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Study Claims Climate Change Will Raise Serious Crime Rates

There will be more violent crimes through the end of the 21st century as a result of climate change, according to a new study.

The study, published in the "Journal of Environmental Economics and Management," showed that climate change will cause an additional 22,000 murders, 180,000 cases of rape, 1.2 million aggravated assaults, 2.3 million simple assaults, 260,000 robberies, 1.3 million burglaries, 2.2 million cases of larceny and 580,000 cases of vehicle theft in the United States between 2010 and 2099.

There are two main theories about why higher temperatures lead to more crime, study author Matthew Ranson said.

"The first is that when temperatures are warmer, there are more opportunities to commit crime. People leave their windows open, more potential victims are out on the streets and people are more likely to get together and interact," Ranson said. "The second theory is that temperature has a direct effect on human aggression. For example, in laboratory studies, subjects make more aggressive choices when they are in a hot room instead of a comfortable room."

Ranson analyzed 30 years of monthly crime and weather data for 2,997 U.S. counties.

The crime data was taken from the Federal Bureau of Investigation's Uniform Crime Reports, which includes monthly information on crimes in the jurisdictions of various police departments.

Historically, serious crime rises in the warmer months of the year.

"Whether you look at daily, weekly or monthly data, there is a strong relationship between historical temperatures and crime. For example, crime rates are highest in warm months of the year. This seasonality is strongest in the northern areas of the U.S., which is where the seasonal temperature differences are also largest," Ranson said.

The social cost of increased crimes as a result of climate change is calculated to cost between $38 billion and $115 billion, according to Ranson. This rise in crime is also estimated to require a permanent 4 percent increase in police forces across the U.S.

"The cost I report in the paper is the cost of victimization, based on evidence such as the value of lost property, medical bills and pain-and-suffering jury awards to victims," he said.

Although, Ranson admits that predicting the future may prove to be difficult.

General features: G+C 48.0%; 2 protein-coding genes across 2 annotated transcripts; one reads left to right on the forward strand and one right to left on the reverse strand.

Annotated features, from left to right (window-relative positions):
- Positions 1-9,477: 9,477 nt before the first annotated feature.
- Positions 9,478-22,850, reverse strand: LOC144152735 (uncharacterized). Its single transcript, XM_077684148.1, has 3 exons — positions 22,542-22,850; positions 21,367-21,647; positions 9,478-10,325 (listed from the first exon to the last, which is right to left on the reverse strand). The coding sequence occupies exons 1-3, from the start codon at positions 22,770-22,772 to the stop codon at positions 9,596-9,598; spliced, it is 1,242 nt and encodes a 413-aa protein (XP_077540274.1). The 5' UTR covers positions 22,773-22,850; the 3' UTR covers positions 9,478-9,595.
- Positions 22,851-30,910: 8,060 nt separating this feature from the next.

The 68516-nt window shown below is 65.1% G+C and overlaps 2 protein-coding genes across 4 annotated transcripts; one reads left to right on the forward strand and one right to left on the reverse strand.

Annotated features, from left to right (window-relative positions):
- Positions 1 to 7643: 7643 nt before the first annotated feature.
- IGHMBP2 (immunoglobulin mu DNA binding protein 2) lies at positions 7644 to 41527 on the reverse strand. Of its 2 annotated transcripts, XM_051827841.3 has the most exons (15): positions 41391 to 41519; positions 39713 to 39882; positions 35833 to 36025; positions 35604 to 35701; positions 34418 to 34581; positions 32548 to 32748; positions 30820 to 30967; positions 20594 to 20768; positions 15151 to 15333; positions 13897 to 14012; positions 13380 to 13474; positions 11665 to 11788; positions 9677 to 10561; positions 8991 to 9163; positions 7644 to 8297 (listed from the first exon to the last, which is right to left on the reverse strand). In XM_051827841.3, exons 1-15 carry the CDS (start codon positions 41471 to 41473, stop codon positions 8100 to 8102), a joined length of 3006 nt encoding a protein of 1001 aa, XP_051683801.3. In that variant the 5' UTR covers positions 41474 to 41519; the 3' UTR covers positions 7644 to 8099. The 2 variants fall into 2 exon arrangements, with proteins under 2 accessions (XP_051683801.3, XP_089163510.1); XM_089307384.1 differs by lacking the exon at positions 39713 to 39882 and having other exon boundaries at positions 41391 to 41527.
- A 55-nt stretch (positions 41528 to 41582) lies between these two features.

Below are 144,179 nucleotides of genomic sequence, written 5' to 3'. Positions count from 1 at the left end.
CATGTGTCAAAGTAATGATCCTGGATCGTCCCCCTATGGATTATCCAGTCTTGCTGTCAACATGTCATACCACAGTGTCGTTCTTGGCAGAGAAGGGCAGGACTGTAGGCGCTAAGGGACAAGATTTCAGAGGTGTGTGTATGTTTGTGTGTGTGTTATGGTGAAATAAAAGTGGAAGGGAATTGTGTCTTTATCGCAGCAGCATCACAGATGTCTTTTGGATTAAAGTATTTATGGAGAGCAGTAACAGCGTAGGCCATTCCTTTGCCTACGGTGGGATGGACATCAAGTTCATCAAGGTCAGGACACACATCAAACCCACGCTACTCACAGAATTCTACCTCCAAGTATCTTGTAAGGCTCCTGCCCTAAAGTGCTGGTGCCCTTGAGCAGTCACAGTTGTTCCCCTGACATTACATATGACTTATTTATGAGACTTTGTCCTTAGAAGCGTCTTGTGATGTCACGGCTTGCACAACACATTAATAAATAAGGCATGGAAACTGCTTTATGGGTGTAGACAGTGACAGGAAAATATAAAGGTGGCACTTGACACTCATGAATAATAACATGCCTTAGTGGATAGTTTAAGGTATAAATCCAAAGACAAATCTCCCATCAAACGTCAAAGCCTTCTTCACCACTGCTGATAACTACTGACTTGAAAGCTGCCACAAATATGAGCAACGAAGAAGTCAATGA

"We don't know what the year 2100 is going to be like," he said. "What we do know, however, is that climate change is likely to lead to higher temperatures, and historically, higher temperatures have caused more crime. So, while the predictions in the paper could be quite inaccurate, the takeaway message is that climate change is likely to cause a significant increase in crime."

However, not all experts agree. A George Washington University professor said the projected rise in crime is a bit more nuanced than what Ranson reported.

"It's not as straightforward as that. There are some findings that show there is not a linear relationship between crime and temperatures," Sabrina McCormick, an associate professor in the Department of Environmental & Occupational Health at GWU's Milken Institute School of Public Health, said.

The relationship appears to be more like an upside-down U, with lower rates of violent crimes during colder weather and higher rates as the temperature rises. But with extreme heat, the rate comes back down, according to McCormick.

"So, there is the potential that he is incorrect about that [relationship]," she said.

The message McCormick sees in Ranson's research is that climate change threatens the fabric of our society.

However, there are things people can do to help mitigate the effects of climate change, including tree planting and the building of "social capital" in communities where crime rates are high.

"It will empower them to protect themselves and adapt more effectively to climate change," McCormick said.

In Philadelphia, each neighborhood has a block captain, a person who volunteers to act as the community leader on their block and notify the city about problems such as needed street light and pothole repairs, McCormick said.

In the event of a heat wave, the block captain is in charge of going door-to-door to alert neighbors.

Despite a cold winter across the nation, this summer should not have abnormally high temperature extremes.

There will be fairly average temperatures this summer in the eastern United States, AccuWeather.com Senior Meteorologist and member of the Long-Range Forecasting Team Jack Boston said.

"It will be hot and dry from the southern Plains to the Southwest and the Northwest. Burbank, Calif., in the Los Angeles area, is forecast to be above normal during June, July and August," he said. "The northern Plains and Great Lakes will be back and forth with temperatures; Minneapolis will be 1.5 degrees above normal in June, 1 degree below normal and a half degree above normal in August."

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